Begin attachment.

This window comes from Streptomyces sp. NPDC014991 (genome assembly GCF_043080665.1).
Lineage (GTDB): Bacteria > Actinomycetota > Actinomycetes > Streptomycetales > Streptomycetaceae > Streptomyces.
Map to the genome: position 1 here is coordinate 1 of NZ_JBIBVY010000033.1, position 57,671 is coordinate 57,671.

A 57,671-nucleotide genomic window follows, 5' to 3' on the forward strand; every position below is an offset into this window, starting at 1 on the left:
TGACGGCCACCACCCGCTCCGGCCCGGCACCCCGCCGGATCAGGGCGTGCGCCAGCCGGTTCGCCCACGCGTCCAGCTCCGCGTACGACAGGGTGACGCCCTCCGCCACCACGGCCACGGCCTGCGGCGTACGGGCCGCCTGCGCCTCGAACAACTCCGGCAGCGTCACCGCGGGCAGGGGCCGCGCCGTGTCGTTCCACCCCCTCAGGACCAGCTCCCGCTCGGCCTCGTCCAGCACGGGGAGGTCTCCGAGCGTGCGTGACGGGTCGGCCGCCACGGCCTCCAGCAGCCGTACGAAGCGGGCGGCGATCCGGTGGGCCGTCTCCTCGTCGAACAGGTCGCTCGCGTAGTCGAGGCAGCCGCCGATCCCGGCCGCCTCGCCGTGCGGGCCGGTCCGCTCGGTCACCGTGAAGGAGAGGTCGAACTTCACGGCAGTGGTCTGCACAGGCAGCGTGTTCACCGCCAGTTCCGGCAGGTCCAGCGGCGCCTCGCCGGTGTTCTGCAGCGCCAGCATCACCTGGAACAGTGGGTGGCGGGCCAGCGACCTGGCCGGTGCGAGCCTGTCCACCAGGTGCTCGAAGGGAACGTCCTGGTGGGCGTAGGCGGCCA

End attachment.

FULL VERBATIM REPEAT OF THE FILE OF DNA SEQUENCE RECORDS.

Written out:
This window comes from Streptomyces sp. NPDC014991 (genome assembly GCF_043080665.1).
Lineage (GTDB): Bacteria > Actinomycetota > Actinomycetes > Streptomycetales > Streptomycetaceae > Streptomyces.
Map to the genome: position 1 here is coordinate 1 of NZ_JBIBVY010000033.1, position 57,671 is coordinate 57,671.

A 57,671-nucleotide genomic window follows, 5' to 3' on the forward strand; every position below is an offset into this window, starting at 1 on the left:
TGACGGCCACCACCCGCTCCGGCCCGGCACCCCGCCGGATCAGGGCGTGCGCCAGCCGGTTCGCCCACGCGTCCAGCTCCGCGTACGACAGGGTGACGCCCTCCGCCACCACGGCCACGGCCTGCGGCGTACGGGCCGCCTGCGCCTCGAACAACTCCGGCAGCGTCACCGCGGGCAGGGGCCGCGCCGTGTCGTTCCACCCCCTCAGGACCAGCTCCCGCTCGGCCTCGTCCAGCACGGGGAGGTCTCCGAGCGTGCGTGACGGGTCGGCCGCCACGGCCTCCAGCAGCCGTACGAAGCGGGCGGCGATCCGGTGGGCCGTCTCCTCGTCGAACAGGTCGCTCGCGTAGTCGAGGCAGCCGCCGATCCCGGCCGCCTCGCCGTGCGGGCCGGTCCGCTCGGTCACCGTGAAGGAGAGGTCGAACTTCACGGCAGTGGTCTGCACAGGCAGCGTGTTCACCGCCAGTTCCGGCAGGTCCAGCGGCGCCTCGCCGGTGTTCTGCAGCGCCAGCATCACCTGGAACAGTGGGTGGCGGGCCAGCGACCTGGCCGGTGCGAGCCTGTCCACCAGGTGCTCGAAGGGAACGTCCTGGTGGGCGTAGGCGGCCA